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What is Obsessive-Compulsive Disorder? Try Not to Overthink It
By Lindsey Wegner, M.S., CCC-SLP
Obsessive-Compulsive Disorder (OCD) is an anxiety disorder characterized by uncontrollable and intense thoughts or rituals that are often recurrent and unwanted (obsessions). This disorder can interrupt a child’s normal thoughts and cause them to have increased fears, doubts, and worries. These obsessive thoughts can be very upsetting and even scary, leaving a child to feel powerless to stop focusing on them. Children with OCD are often diagnosed with other disorders including depression, attentiondeficit/ hyperactivity disorder (ADHD), and other anxiety disorders.
How Common is OCD?
  • OCD is more common in females than males.
  • About 2.3% of the U.S. population ages 18-54 – approximately 3.3 million Americans – has OCD in a given year.
  • OCD typically begins during adolescence or early childhood; at least one-third of the cases of adult OCD began in childhood.
Signs and Symptoms of OCD
  • Excessive worry (about everything from germs to death)
  • Extreme fears about something bad happening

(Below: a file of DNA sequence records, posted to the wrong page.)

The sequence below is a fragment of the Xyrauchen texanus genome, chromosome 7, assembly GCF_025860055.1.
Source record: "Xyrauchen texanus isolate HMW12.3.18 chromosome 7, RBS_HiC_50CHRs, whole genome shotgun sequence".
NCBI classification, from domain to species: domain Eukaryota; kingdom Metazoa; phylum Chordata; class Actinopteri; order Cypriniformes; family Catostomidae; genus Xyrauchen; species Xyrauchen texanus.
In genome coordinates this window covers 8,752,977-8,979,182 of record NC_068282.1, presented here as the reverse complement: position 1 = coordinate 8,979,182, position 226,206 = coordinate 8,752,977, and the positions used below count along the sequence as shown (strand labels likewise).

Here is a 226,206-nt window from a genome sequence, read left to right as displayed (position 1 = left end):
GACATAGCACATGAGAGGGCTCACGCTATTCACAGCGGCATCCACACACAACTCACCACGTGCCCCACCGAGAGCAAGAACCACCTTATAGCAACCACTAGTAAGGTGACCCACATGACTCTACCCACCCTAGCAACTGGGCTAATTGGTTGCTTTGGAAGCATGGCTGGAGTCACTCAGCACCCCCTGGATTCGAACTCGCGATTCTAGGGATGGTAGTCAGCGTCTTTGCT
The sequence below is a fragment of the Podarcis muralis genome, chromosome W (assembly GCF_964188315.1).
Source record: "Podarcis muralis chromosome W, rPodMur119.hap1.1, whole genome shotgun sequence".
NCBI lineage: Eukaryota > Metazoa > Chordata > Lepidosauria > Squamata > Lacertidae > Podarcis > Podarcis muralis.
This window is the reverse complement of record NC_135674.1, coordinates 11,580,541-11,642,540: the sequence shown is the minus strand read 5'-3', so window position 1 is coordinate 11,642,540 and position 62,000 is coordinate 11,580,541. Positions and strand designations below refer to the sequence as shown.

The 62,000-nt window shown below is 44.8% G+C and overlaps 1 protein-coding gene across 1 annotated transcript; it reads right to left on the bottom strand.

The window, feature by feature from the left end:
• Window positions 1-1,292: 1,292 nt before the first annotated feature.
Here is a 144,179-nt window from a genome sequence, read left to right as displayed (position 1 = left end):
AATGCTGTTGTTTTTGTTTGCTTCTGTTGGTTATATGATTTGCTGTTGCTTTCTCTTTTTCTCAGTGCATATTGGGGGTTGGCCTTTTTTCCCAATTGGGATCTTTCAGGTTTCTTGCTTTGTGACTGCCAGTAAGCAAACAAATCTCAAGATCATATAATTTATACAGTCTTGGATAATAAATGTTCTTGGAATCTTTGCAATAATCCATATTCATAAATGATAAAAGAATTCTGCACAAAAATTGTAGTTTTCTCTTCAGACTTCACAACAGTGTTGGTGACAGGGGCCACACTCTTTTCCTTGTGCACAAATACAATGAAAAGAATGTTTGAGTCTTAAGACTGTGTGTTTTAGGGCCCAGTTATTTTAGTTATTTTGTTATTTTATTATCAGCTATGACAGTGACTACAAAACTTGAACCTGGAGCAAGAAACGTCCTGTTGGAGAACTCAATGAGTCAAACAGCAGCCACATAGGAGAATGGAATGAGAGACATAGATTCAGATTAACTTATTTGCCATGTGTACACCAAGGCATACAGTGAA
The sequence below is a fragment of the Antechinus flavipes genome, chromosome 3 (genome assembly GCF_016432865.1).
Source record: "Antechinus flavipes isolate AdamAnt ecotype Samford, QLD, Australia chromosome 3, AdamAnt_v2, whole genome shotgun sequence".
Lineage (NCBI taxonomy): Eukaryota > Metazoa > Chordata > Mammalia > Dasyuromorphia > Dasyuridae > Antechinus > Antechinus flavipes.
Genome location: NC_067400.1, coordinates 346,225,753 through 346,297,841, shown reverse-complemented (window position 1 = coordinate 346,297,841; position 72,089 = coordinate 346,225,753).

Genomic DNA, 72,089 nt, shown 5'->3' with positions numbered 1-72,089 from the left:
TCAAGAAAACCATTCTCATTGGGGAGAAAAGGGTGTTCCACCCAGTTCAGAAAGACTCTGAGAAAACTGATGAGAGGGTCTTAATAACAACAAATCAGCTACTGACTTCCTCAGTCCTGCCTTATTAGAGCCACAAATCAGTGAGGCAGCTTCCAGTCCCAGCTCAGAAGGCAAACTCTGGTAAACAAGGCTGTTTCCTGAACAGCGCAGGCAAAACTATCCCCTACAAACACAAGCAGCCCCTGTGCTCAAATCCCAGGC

• Feeling that things have to be exactly as the child believes they should be
  • Having disturbing, unwelcomed thoughts or images about hurting others
  • Children may feel a strong compulsion to wash or clean, check that all electrical appliances or lights are off, rearranging things until they are just right, mental compulsions, repeated apologies, strong superstitions, constantly asking for reassurance, etc.
Children with OCD feel compelled to do specific rituals to get relief from obsessive and compulsive behavior. Performing these rituals can give them a temporary relief from fear, worry, or bad thoughts. However, the more they do a ritual, the more they have the urge to do it again. Eventually, the ritual fails to bring as much relief as it once did. This causes them to perform the ritual repeatedly, which is also known as “getting stuck.” By being stuck, a child is then missing bedtime, the bus, assignments that may be due, etc. This can leave the child, and parent, feeling frustrated, upset, and exhausted.
Things Parents Can Do to Help Their Child with OCD
  • Secure an accurate and complete diagnosis.
  • Live with OCD in the family by using effective parenting techniques, building support systems, and handling difficult issues.
  • Explore therapy and other interventions, such as cognitive therapy.
  • Understand the special education system completely if your child qualifies for services.
  • Find resources through school counselors, therapist, doctors, etc..
OCD is a condition that is treatable with prompt and consistent intervention. Many people learn to live with OCD by learning how to overcome their compulsions and subsequently enjoy a happy and successful life.

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